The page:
Friday, April 27, 2012

ENGA1: quick revision tips 1

This is the first in a series of very short revision tip posts on the AS exams for AQA A spec English Language.

Today, it's how to pick up marks by writing analytical sentences on the Language and Mode question.

This question is assessed using three Assessment Objectives (AOs):
  • AO1 Language analysis and written accuracy
  • AO3i Mode
  • AO3ii Meaning

If you develop a basic template for most of your sentences, you can get marks in all three AOs each time you say something. As you develop your approach, you can mix and match and start changing the order round a bit, adding a touch of stylistic variation.

The simple template is:
  • Identify a language feature to discuss (e.g. "Oh look, there's a modal verb...")
  • Label it accurately ("This is a modal auxiliary verb...")
  • Exemplify it ("The modal verb "must" is used in the first sentence of the article...")
  • Explain its effect and significance ("It is used to place responsibility and pressure on the reader of the text...")
  • Link to context and mode, if possible ("The genre of the piece - a written charity advertisement - lends itself to this use of modals. The text is designed to address the reader directly and place responsibility on the them to take action...")
The Principal Examiner's report for this unit often flags up points that need improvement each year, and one that is clearly important is how you talk about meaning, so when you analyse the texts for Language and Mode, try to think about what it is that is actually being talked about/written about in each text.

What is the subject matter and how is it being represented?
What language choices are being made to create this impression?
How are the writers/speakers in the texts positioning themselves in relation to the subject matter?
How are they positioning themselves in relation to the other participants/speakers or audience?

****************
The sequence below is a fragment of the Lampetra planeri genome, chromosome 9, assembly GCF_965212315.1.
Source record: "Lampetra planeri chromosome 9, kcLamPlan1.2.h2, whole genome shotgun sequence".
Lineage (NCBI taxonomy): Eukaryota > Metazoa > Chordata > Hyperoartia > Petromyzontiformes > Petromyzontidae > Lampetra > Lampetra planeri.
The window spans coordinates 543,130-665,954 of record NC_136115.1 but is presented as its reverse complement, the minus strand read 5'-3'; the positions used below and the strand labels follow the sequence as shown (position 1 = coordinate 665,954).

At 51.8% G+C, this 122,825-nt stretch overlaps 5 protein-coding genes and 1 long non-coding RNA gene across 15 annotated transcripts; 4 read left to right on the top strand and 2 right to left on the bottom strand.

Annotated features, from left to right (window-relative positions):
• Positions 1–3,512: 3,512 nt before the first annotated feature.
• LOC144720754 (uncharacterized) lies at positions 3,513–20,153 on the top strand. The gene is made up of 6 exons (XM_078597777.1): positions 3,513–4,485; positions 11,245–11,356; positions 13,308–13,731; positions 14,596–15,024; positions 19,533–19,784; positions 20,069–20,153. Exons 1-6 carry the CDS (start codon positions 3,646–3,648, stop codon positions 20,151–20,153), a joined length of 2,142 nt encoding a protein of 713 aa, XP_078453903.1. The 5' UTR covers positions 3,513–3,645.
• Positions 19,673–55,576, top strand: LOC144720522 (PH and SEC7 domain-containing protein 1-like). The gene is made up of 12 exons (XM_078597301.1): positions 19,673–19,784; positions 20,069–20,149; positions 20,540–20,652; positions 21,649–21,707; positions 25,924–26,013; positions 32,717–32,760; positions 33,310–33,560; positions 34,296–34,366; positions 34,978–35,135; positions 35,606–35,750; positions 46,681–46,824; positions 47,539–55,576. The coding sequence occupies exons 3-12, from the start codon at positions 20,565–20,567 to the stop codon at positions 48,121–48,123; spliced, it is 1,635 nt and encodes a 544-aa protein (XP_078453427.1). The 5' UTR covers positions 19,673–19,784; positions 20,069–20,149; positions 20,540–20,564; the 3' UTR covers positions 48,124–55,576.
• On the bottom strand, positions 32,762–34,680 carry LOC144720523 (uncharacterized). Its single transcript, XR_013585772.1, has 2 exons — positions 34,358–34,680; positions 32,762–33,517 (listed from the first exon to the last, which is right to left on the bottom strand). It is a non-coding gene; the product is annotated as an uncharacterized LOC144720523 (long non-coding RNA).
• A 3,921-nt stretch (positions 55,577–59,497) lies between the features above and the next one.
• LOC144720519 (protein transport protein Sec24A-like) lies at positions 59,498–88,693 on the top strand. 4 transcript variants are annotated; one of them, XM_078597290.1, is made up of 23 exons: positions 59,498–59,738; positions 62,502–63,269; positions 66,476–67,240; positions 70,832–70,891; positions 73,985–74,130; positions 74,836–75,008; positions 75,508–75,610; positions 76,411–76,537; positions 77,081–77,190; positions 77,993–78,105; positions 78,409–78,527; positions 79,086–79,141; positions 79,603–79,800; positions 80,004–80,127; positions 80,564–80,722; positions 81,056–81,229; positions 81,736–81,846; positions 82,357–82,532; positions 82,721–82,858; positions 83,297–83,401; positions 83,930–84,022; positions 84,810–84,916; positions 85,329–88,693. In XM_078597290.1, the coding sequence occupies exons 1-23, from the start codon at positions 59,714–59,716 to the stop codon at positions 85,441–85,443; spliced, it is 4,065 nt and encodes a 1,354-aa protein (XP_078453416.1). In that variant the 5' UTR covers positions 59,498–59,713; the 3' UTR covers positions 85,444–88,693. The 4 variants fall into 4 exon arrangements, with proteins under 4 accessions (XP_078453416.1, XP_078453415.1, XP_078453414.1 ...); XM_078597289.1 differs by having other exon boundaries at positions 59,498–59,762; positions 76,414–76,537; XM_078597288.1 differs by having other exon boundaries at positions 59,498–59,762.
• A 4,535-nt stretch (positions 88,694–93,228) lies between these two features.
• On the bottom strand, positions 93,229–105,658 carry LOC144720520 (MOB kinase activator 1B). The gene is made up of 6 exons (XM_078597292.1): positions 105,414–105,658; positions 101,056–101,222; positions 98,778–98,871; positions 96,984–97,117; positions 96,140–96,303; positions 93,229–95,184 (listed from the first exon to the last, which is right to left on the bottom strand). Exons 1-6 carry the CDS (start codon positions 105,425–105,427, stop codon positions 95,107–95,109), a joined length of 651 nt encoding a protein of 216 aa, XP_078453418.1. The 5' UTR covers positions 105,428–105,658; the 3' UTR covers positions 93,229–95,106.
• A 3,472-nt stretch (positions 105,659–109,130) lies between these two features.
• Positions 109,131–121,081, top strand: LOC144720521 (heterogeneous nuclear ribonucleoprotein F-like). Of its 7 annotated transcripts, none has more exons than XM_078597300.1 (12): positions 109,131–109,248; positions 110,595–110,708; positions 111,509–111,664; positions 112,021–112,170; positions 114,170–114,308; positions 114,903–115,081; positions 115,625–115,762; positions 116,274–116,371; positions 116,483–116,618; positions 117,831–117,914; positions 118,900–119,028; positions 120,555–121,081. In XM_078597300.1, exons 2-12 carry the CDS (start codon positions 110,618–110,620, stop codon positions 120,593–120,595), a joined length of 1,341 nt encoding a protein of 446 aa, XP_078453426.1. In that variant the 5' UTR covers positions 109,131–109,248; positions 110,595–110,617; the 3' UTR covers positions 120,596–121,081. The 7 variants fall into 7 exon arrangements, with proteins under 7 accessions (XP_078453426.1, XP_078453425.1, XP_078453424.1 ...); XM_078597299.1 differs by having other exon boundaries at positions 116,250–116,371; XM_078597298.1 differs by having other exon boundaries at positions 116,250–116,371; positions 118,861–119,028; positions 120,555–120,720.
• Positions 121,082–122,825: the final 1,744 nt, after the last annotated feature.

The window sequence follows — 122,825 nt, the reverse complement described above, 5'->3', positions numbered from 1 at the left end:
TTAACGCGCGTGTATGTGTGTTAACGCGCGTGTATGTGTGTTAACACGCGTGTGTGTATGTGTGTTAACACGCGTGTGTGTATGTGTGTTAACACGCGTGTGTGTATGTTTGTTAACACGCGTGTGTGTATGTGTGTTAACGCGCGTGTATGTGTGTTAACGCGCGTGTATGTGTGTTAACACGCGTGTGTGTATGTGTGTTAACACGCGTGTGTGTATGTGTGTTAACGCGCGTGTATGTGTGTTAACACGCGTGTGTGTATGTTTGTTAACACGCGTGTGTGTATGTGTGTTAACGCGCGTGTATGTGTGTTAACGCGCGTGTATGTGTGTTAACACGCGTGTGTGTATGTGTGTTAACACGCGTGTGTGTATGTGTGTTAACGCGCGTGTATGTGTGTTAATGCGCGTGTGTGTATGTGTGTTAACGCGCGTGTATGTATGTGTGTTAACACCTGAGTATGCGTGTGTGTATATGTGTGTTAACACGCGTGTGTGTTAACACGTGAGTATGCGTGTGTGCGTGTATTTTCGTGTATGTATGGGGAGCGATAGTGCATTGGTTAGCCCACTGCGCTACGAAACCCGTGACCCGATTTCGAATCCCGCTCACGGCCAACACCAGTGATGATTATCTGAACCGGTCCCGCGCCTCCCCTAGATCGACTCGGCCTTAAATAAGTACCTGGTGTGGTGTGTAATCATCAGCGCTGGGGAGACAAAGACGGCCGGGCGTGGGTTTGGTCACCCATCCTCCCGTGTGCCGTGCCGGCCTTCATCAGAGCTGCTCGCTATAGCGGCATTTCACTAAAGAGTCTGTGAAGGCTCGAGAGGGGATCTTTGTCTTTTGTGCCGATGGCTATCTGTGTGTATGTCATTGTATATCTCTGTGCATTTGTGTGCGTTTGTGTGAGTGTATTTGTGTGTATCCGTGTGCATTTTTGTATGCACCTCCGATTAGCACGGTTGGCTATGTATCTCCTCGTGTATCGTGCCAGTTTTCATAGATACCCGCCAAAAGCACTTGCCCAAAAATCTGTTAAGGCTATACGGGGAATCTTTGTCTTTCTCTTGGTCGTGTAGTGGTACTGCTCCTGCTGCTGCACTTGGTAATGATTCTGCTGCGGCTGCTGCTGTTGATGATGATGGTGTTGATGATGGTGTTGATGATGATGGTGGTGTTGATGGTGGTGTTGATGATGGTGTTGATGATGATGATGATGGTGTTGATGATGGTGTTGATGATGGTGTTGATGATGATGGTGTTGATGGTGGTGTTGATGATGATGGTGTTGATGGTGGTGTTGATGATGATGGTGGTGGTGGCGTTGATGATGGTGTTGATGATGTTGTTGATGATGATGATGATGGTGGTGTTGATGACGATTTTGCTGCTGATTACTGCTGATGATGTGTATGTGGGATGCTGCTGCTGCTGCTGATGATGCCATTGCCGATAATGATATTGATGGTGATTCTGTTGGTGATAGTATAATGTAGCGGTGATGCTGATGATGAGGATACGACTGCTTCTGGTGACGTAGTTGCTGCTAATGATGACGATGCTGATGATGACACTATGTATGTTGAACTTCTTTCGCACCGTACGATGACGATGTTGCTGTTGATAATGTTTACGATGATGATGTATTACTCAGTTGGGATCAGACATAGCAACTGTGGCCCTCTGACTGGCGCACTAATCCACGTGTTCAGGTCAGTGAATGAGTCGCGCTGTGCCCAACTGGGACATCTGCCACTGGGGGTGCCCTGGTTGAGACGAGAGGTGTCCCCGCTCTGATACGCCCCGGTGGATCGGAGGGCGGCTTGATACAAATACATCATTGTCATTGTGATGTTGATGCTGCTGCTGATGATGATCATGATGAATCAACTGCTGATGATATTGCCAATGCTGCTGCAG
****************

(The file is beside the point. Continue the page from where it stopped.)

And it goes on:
In other words, are there language choices being made which tell us something about what the writer/speaker thinks about (say) university, childcare, graffiti or (as in January 2012) the "Cultural Olympiad" (no, really...it does exist)? Perhaps these language choices also tell us something about how we're being addressed and how the text producer/speaker wants us to view them.

We'll come back to this in a day or two as we move on to language featuresmode and meaning as separate AOs, but I hope that's at least a start for thinking about this question and how to answer it.


Thursday, April 26, 2012

ENGA3 revision planning

I've also had several requests for help with revision for ENGA3, so I'll be running a few blog posts on this unit in the weeks to come.

But, given that you still have a good 7 weeks until the exam (11th June, I think) a couple of things you can do now are:

Read Henry Hitchings' The Language Wars (accessible, packed full of knowledge for your exam, and very funny too)!
Read Deborah Cameron's The Myth of Mars and Venus (as above)!

Go on: I guarantee you that these will help.

I'm also happy to take questions about this unit if you have anything you want to ask. I'll try to answer... 

ENGA1 revision run-in

With ENGA1 only a couple of weeks away, I'll be running a few revision blog posts to help students focus their minds on the exam and what's involved.

First off, we'll look at Language and Mode and some of the ways to pick up plenty of marks across all the AOs, through using analytical sentences. Then we'll have a think about the notion of mode itself - what it is and what to say about it - before moving on to AO3ii's focus on meaning and how to deal with it.